A Woman named Bertha

Bertha Bezuidenhout

Strong Legs, Lipsticks & Sunshine

A Name that Means Bright   

In a world filled with millions of things that occupy our minds, we often long for moments of complete silence, so we can think, feel, and remember.

In these moments, we remember those people we can learn from, even if they are no longer with us. Their memories stay with us. Suppose you take the time to remember them exactly as they were. You’ll discover that they, unknowing to you, shared many valuable life lessons for you to unlock when the time is right.

This is what I learned from a woman who was bold and bright. From Bertha.

I remember the room where Ouma lived so well. It was more than a room, but it felt small. It was a corner apartment on the second floor of a pretty dodgy building in Potchefstroom, a small town in South Africa. Overlooking green oak trees and a busy street bustling with students and locals who visited the corner shop below.

Bertha was not a rich woman. She did not have luxuries and extra money to splash on extravagant things. That being said, she liked to have nice things that didn’t cost a fortune! I remember her shoes often having a sparkle, her earrings being bold and bright. If my memory doesn’t betray me, she even had a brooch of a sparkly frog that she wore like diamonds! Above all else, I remember her lipstick! I remember they were bright, pink, and happy. The little girl in me learned that money does not have to make you feel pretty and that there is a lot that bright lipstick can fix!

Her apartment was always cool and inviting, like stepping into her past. What she had was neat and tidy. Her inexpensive jewelry pieces were neatly displayed at an antique dressing table, surrounded by those lipsticks and lotions that smelled like summer.

Her apartment had a tropical feel. Perhaps because Bertha liked the sun! I remember indoor plants and a porch turned into a tv room. Bertha would sit over here, completing a crossword puzzle, drinking tea, watching her soaps, or listening to the radio. The younger me learned about being quiet, content, comfortable, unpretentious, and caring.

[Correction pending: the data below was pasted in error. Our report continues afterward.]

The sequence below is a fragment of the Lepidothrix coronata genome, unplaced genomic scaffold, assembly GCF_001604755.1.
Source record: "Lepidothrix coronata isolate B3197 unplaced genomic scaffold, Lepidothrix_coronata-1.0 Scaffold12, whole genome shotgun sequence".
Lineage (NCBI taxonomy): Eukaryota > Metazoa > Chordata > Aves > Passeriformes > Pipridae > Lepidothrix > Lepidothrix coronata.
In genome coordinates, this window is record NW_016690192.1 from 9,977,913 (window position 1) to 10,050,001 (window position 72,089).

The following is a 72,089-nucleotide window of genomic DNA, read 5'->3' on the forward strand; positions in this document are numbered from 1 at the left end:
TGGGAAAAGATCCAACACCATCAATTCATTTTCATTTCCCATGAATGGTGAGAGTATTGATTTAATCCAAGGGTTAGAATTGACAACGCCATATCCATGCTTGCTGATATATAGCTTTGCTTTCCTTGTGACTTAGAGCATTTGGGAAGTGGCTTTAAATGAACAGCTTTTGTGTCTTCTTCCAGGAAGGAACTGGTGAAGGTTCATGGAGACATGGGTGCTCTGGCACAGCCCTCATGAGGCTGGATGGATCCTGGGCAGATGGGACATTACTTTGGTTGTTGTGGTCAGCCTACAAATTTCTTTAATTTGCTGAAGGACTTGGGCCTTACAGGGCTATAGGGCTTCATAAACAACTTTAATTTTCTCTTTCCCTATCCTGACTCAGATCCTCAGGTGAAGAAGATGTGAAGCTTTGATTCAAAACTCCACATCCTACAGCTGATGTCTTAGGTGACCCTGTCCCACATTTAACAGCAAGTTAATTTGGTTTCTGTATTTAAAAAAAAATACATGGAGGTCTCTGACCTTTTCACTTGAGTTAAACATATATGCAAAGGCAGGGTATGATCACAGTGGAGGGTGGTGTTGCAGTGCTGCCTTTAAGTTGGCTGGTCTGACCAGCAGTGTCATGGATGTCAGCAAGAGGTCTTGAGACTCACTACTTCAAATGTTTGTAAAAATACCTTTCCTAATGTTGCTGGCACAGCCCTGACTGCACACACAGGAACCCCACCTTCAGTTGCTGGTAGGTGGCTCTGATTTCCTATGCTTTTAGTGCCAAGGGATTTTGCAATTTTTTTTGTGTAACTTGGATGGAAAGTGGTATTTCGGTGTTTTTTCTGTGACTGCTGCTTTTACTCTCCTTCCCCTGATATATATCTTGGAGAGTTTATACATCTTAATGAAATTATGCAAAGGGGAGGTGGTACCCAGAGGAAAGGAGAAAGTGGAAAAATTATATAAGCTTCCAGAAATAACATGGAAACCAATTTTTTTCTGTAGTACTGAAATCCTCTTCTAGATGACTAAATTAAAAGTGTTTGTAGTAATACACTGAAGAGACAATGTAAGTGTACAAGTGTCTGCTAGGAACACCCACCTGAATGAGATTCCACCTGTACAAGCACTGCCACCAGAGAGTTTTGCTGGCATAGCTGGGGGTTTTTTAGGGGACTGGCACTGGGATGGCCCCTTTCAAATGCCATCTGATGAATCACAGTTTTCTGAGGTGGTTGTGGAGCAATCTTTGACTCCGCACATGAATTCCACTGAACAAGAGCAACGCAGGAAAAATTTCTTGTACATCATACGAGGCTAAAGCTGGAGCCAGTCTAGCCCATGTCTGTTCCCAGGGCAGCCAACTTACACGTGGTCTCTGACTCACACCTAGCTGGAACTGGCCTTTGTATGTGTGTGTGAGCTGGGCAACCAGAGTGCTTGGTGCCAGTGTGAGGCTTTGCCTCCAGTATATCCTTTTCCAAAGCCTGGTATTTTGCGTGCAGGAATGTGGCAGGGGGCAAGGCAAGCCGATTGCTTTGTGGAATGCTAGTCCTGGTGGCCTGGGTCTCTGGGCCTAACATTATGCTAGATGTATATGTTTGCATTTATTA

Her eyes told that she had seen much more challenging times in her life, hiding a sadness that she had not forgotten. A time when Fridays paid the rent, but Mondays reminded her that the fridge had little left to offer for an entire week ahead. A simple plate of “melkkos” was served as a luxury treat when the food cupboards held no more than milk and flour. Where she treated her children to homemade sweets because even sweets were too expensive at times. Where her heart was deeper than her pockets when she decided to adopt a child she found next to the road wearing very little clothing. The mother in me learns how unselfish she must have been to take this bold step. It must have been hard to hold things together when they could easily fall apart. How strong she must have been in a world that can be cold and cruel

I remember Bertha’s strong legs rising from her sparkly shoes! Not many people remember their grandmother’s strong legs! My mother once told me when she met my father’s parents, Bertha was mowing the lawn one summer’s day. Was it that she loved the sun? Or the neat lawn? Does it matter? I learned that a strong pair of legs most likely belong to a couple of hands that never say no to a challenge. If you want some things done, you have to tackle them yourself. That life waits for no one, and you are in charge of what surrounds you.

Thank you for teaching me so much by just being you by never trying to teach.

Today as we celebrate your beautiful name on a label, I will always remember you as bold and bright, Bertha.